1934-1952: Tower of London Beach
 May 30, 1947 -  'The famous Windmill Theatre girls work hard, but they know how to play when they get a brief break between shows. London's own beach by the Thames at Tower Bridge is near enough to the theatre for the girls to change into swimsuits and enjoy a brief breather with hundreds of Londoners who are enjoying a spell of early summer. Picture shows left-to-right Josephine Hamlett, Jill Anstey, Anita D'Ray, Avril Amos, Toni Leighton and Mavis Greenaway springing on the beach as the Tower Bridge go up in the background.'   (c)  Topfoto

May 30, 1947 - 'The famous Windmill Theatre girls work hard, but they know how to play when they get a brief break between shows. London's own beach by the Thames at Tower Bridge is near enough to the theatre for the girls to change into swimsuits and enjoy a brief breather with hundreds of Londoners who are enjoying a spell of early summer. Picture shows left-to-right Josephine Hamlett, Jill Anstey, Anita D'Ray, Avril Amos, Toni Leighton and Mavis Greenaway springing on the beach as the Tower Bridge go up in the background.'

(c) Topfoto


Realising that a trip to the seaside was financially out of reach for most East End children, in 1934 the Tower Hill Improvement Trust decided to create a beach on the banks of the Thames close to London's Tower Bridge in London. The trust located a stretch of shingly, muddy foreshore, uncovered at low tide and brought in 1,500 tons of sand in barges to cover it.

The beach was officially opened on July 23rd 1934 by the Lieutenant of the Tower of London.  King George V decreed that the beach was to be used by the children of London and that they should be given “free access forever”.   The King’s blessing was necessary as a previous royal proclamation by King Edward III forbade swimming here “on pain of death”. 

Like any other beach, visitors could enjoy deckchairs for hire, ice-cream carts, sandcastle building and the chance to paddle.

A newspaper reported "When it was opened a few weeks ago they expected that 500 children a day would visit it. But there were 5,000 a day from the beginning, and considerably more since the summer holidays started.”. It was estimated that between 1934 and 1939 over half a million people used the beach. 

In 1939 with the start of WWII and the evacuation of many of London’s children, the beach closed, but was reopened after the War in 1946.  It remained popular until 1971 when it was finally closed due to concerns over pollution.  Ironically pollution levels were in fact lower than the 1930s, and continued to fall.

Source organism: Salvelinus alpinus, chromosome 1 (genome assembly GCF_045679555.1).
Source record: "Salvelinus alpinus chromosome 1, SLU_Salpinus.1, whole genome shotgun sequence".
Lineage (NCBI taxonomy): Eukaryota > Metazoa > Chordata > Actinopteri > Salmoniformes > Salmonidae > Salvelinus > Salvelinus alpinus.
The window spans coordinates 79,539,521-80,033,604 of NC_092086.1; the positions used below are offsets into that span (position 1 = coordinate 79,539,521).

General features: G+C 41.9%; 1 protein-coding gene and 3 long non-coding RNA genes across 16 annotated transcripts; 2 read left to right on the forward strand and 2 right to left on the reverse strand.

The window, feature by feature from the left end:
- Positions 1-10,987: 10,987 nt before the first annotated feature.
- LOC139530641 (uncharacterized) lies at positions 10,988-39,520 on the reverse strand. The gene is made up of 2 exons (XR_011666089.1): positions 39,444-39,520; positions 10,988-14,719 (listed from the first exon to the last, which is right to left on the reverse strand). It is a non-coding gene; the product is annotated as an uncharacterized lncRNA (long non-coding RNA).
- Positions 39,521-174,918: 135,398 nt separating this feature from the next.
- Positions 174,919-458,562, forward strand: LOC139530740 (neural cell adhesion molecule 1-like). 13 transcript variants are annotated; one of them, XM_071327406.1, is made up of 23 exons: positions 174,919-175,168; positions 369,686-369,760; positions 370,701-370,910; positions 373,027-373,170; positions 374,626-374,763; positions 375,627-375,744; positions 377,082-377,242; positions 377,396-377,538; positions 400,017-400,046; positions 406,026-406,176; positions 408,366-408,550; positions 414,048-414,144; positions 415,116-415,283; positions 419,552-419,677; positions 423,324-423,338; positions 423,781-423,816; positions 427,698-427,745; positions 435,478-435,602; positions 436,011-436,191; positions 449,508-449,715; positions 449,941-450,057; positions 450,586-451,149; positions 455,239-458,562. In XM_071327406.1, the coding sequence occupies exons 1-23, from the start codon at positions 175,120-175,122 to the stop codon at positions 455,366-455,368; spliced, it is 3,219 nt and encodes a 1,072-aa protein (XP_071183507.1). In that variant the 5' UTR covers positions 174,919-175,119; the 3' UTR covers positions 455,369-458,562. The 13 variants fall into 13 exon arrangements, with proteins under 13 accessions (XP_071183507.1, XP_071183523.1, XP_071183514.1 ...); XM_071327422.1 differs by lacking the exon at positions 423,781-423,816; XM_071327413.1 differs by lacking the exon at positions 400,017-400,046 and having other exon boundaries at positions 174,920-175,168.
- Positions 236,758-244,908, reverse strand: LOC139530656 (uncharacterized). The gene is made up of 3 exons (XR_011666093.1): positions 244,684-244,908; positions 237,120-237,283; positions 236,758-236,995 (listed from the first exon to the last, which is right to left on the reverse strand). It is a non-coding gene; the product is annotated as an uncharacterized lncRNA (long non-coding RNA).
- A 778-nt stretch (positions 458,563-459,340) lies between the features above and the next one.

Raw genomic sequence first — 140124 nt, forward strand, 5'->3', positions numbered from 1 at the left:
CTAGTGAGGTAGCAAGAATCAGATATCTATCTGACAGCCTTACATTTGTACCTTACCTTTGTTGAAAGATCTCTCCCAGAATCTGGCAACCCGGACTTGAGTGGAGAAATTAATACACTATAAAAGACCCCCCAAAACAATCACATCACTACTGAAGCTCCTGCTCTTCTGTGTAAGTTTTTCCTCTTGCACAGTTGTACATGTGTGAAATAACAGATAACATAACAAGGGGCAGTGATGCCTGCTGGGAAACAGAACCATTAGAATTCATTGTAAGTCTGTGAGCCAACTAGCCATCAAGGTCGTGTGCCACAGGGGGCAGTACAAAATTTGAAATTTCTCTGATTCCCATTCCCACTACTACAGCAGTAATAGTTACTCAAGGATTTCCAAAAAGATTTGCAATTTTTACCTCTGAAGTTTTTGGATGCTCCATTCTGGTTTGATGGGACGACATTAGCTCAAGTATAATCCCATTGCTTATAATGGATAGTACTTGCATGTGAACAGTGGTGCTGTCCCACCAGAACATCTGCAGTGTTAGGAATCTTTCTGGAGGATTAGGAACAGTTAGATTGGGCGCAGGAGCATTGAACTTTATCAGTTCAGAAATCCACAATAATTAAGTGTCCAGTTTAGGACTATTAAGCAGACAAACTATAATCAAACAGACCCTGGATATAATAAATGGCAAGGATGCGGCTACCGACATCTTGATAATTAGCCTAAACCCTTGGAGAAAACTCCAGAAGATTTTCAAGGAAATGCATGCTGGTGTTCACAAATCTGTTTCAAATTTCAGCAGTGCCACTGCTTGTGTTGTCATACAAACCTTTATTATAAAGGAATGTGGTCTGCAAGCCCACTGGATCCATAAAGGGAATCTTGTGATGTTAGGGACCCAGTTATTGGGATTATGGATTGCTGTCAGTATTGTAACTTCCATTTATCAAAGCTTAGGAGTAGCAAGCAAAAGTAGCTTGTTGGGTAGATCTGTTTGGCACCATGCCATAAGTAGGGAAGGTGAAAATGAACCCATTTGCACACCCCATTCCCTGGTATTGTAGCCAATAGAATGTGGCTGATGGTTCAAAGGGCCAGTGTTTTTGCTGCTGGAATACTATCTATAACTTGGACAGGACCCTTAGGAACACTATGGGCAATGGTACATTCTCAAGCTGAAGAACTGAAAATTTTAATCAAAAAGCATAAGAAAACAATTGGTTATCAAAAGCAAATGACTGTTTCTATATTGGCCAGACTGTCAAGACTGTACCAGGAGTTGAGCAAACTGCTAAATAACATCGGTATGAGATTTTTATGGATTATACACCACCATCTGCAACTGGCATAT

May 29, 1937  (c)  Topfoto

May 29, 1937

(c) Topfoto


July 27, 1951

(c) Topfoto


July 27, 1951 - 'Kevin Murphy, a 14-month-old youngster from Shoreditch, London, discarded convention with his clothes when 11-year-old sister Patricia introduced him to Old Father Thames at Tower Beach, near the Tower of London. Passing shipping provides the waves for the youngsters who splash around at London's 'Seaside.''

(c) Topfoto


 July 23rd, 1952 -  'Mrs D.E. Greenfield (in chair) and Mrs B.R. Kirk, both of Camberwell, ensure daytime peace for night-working husbands-sleeping at their homes by taking the children to the popular Tower Beach.'   (c)  Topfoto

July 23rd, 1952 - 'Mrs D.E. Greenfield (in chair) and Mrs B.R. Kirk, both of Camberwell, ensure daytime peace for night-working husbands-sleeping at their homes by taking the children to the popular Tower Beach.'

(c) Topfoto


1952 - 'On sand brought up from the seaside some years ago, the youngsters play, watched by their mothers'

(c) Topfoto


1946 - 'The Children's Beach in front of the Tower of London has been reopened after having being closed at the outbreak of war. The opening ceremony was performed by the Governor of the Tower, Colonel E.H. Carkeet-James, in the presence of Yeomen Warders from the Tower and a detachment of Irish Guards. The photo shows the crowd pouring down gangways from the liner 'Rawalpindi', sunk during the war, which was lowered for the reopening of the beach.'

(c) Topfoto


 1946 - ' Chief Warder A.P. Cook, D.C.M., M.M., B.E.M., ( Distinguished Conduct Medal, Military Medal and British Empire Medal ) of the Tower of London talking with one of the first visitors to the reopened beach.'   (c)  Topfoto

1946 - 'Chief Warder A.P. Cook, D.C.M., M.M., B.E.M., ( Distinguished Conduct Medal, Military Medal and British Empire Medal ) of the Tower of London talking with one of the first visitors to the reopened beach.'

(c) Topfoto


Curation: Amanda Uren